An After Effects "aerender" front end that supports watch folder style rendering for primarily frame based projects
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README.md

WatchDog

A Python-based After Effects “aerender” front end that supports watch folder style rendering for primarily frame based projects.

This version of the script was first used successfully in production across 8 workstations, each with 3-5 instances of aerender running. This was in full production for AE CC in 2013.

WatchDog can launch several instances of Adobe A!er E"ects on Macintosh (Currently) computer platforms, and act in a manner similar to the internal Watch Folder render queue. It is more stable in that it does not collide several processes while accessing the render control file. It requires fewer resources to run in the background via a simple terminal command, than launching multiple GUI render engines. Watchdog can be launched across a network of machines to a common server, and turn a small number of multi-core machines into a large render resource.

History

WatchDog was first developed in 2013 to handle the rendering needs for a small VFX team doing Digital makeup (dMFX) For TNT’s Falling Skies. It has been used on film, television, multimedia, and theme park attractions ever since to create stunning images for your entertainment.

Production use in:

Falling Skies The Strain The Librarians Hemlock Grove Dumb and Dumber Too American Gods and more...

WatchDog is a Python script that needs to be placed in a specific computer system directory (details in the install ReadMe file), followed with a few simple terminal commands. It will be necessary for you to have administrative access to properly install the files. Currently WatchDog is only supported on Macintosh platforms of any size, including laptops. It requires a full AE install from Creative Cloud, but it is capable of “headless” rendering — which avoids using precious Adobe licenses up too quickly.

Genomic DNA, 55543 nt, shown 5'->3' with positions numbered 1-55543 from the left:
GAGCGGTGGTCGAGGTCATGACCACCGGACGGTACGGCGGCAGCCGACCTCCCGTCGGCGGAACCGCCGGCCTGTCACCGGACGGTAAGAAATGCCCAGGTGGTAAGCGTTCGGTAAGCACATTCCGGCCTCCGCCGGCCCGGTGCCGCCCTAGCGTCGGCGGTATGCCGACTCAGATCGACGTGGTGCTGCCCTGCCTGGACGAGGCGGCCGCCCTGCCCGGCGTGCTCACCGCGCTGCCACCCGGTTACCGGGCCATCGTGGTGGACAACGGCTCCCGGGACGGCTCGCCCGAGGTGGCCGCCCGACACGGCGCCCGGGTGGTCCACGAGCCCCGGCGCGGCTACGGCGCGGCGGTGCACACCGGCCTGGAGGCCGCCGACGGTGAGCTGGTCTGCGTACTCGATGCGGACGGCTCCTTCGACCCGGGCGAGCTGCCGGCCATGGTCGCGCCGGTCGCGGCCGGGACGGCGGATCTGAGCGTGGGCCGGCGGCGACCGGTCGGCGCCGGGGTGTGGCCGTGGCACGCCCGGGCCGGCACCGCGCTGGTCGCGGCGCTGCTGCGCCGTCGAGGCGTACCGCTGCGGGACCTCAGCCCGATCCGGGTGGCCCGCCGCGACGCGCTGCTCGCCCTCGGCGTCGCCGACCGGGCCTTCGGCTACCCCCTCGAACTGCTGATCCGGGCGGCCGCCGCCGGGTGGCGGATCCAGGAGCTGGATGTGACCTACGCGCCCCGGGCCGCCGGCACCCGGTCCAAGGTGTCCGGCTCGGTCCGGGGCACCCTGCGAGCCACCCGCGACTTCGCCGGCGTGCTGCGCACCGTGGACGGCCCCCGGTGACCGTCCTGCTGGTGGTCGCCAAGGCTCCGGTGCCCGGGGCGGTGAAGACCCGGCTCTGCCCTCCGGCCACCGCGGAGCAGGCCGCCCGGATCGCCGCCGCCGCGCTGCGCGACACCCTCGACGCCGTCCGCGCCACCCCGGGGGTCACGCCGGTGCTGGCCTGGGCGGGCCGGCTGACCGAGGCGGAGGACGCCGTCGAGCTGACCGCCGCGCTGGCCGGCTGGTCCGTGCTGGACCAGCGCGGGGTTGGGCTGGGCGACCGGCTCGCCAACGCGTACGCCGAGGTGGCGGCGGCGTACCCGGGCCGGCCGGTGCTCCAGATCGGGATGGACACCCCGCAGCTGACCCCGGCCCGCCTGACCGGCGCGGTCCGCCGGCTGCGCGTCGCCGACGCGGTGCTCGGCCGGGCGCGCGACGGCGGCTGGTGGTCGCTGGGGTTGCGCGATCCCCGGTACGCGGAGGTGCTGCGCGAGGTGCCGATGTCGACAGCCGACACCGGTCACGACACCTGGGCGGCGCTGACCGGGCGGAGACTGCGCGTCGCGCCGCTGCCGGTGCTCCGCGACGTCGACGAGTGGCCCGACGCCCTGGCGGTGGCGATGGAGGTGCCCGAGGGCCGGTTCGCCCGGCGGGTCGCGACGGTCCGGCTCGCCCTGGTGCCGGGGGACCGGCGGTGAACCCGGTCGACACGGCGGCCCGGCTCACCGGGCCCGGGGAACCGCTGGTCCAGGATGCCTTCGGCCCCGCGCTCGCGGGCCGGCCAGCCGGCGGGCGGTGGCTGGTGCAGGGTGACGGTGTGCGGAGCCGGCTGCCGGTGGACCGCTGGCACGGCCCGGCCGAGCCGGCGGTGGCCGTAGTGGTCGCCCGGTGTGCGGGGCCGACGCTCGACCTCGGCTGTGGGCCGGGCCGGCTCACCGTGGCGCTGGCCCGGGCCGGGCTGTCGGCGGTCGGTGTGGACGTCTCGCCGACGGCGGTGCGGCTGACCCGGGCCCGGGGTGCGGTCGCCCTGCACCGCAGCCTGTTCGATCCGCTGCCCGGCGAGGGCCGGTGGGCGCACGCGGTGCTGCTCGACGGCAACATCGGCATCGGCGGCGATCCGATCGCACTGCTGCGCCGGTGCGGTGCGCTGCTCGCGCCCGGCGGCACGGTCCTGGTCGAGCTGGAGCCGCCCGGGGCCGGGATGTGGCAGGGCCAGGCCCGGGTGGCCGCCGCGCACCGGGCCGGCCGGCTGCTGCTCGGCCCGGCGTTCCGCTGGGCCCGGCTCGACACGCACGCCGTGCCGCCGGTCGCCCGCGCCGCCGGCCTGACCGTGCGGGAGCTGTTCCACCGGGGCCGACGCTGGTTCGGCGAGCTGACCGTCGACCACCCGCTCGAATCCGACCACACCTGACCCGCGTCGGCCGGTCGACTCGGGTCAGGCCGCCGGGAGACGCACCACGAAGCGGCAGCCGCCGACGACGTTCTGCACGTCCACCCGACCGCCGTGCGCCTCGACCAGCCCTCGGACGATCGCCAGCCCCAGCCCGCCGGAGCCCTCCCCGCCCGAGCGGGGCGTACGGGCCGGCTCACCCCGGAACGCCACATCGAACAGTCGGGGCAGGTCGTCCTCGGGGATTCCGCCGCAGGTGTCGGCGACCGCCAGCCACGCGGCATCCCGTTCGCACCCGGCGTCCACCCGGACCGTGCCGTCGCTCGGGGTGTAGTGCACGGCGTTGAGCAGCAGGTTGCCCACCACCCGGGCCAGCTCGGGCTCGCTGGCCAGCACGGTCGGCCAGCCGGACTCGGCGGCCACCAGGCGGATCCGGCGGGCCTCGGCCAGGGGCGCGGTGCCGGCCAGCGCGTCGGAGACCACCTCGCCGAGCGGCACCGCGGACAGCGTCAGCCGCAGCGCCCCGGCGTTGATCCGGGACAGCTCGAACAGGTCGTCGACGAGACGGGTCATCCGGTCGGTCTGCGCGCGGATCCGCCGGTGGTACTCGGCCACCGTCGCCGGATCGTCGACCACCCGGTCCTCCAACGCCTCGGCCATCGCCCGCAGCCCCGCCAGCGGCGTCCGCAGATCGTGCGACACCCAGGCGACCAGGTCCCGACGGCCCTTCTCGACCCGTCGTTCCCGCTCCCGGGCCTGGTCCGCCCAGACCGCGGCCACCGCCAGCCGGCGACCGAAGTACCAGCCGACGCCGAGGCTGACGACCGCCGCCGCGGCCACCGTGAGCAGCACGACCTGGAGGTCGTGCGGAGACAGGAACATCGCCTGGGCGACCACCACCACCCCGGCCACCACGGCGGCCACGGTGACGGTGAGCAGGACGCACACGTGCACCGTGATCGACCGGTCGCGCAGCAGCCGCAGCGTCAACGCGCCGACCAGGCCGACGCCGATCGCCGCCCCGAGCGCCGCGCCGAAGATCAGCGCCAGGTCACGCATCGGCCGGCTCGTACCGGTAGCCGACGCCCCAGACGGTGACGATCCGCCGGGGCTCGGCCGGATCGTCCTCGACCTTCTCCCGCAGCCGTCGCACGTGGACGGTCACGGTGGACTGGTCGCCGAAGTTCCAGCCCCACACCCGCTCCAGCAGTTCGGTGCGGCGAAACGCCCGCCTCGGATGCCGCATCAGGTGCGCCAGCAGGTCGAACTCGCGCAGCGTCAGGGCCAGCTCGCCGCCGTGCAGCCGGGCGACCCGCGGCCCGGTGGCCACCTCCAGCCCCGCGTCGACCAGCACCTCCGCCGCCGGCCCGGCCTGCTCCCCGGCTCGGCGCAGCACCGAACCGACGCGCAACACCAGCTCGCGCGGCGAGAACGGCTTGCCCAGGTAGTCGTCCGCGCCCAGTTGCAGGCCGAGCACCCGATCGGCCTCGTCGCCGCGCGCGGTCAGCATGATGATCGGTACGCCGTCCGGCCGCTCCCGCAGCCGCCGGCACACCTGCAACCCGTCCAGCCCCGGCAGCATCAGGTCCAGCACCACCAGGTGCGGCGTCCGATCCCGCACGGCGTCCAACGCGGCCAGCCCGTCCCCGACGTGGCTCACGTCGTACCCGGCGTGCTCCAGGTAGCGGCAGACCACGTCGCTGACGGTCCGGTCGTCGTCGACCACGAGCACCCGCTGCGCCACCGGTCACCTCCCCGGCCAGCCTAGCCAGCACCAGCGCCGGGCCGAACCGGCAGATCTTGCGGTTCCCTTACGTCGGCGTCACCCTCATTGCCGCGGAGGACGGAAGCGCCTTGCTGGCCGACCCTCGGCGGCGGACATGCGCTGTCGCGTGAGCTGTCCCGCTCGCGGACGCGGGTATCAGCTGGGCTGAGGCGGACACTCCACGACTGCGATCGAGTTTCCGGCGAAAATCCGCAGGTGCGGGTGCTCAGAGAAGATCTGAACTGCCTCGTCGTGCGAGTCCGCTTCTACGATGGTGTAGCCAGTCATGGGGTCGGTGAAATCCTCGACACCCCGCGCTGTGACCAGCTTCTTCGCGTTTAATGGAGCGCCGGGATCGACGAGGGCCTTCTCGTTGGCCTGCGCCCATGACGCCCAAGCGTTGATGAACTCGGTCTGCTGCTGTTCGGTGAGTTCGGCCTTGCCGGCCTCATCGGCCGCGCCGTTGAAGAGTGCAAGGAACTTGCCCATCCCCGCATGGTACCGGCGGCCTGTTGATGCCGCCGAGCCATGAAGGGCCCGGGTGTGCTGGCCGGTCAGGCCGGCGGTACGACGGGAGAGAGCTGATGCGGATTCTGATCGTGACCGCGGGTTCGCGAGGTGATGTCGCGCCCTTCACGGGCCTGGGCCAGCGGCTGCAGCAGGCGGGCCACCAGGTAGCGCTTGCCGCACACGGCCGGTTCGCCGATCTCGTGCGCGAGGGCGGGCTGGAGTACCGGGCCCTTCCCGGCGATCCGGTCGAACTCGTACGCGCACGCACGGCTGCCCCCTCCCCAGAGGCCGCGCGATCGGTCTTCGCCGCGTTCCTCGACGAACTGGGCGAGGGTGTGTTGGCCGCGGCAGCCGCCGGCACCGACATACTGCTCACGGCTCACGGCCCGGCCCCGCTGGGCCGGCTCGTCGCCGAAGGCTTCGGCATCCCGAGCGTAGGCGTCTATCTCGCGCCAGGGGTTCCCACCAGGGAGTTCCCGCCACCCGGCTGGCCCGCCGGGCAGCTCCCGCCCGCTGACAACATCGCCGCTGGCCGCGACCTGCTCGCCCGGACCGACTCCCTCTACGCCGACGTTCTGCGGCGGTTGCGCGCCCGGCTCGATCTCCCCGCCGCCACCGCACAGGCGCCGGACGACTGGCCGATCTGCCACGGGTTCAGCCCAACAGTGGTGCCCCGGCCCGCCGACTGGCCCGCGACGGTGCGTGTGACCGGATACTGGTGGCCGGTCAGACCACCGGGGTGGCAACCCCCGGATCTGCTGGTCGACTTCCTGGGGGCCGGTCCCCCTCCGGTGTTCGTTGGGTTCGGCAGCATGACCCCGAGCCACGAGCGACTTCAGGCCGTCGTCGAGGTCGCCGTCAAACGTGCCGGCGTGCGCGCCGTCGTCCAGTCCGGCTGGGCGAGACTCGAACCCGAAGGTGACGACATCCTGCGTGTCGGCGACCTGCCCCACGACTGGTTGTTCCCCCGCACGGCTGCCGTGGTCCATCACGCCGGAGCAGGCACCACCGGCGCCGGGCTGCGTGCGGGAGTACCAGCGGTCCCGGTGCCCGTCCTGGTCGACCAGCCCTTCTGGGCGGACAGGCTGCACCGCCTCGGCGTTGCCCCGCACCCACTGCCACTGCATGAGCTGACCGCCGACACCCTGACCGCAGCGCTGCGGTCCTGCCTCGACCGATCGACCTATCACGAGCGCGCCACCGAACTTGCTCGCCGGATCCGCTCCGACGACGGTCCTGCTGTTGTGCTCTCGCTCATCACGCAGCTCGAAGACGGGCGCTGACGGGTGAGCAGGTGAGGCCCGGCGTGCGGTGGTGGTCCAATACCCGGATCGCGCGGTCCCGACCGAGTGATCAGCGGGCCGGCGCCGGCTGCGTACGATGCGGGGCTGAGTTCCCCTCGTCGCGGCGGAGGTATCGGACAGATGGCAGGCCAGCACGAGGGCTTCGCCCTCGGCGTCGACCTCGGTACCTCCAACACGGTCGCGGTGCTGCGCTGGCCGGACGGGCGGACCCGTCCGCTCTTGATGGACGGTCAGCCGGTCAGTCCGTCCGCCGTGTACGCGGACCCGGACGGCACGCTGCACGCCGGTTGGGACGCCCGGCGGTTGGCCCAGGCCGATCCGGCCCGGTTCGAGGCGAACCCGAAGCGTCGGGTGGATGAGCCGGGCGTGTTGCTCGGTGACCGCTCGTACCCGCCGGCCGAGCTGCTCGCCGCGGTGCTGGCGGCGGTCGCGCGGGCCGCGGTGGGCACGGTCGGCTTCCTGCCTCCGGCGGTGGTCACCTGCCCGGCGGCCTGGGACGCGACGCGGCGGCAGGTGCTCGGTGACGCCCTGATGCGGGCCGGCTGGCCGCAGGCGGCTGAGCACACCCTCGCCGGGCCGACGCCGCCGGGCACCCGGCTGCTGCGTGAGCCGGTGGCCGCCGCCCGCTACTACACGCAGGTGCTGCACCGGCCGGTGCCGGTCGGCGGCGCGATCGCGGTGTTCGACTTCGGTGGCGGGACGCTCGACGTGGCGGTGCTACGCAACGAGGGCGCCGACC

To build a headless rendering node, create a blank text file named “ae_render_only_node.txt” installed in the home directory so that the render engines launch without issue, as long as all plug-ins are also installed. This render node designation file is a standard Adobe thing, not something directly required by WatchDog. It will force any installed AE license to run as a render engine, so do NOT install this in a machine you will be using with an active Adobe AE license.

Cost

WatchDog is Free Shareware, and set up on GitHub for open source development within the Adobe After Effects community of developers.

WatchDog is published as-is, and has no support, outside of somehow bribing the original developer with candies, endless money, or a dedicated freeway lane! Seriously. Open source. Free. As-is. Hoping for your contribution, or at least its use.

INSTALLATION

To install WatchDog you must make a copy of the master file into the /usr/local/bin directory of a properly set up workstation. The file should have the ”.py” extension removed and the mode for the file set to executable (chmod a+x watchdog)

If you are installing without macports you should use python 2.6 or 2.7 and you can put the executable in any system PATH accessible location.

You can edit the AERENDER path in the python file to point to the desired render engine.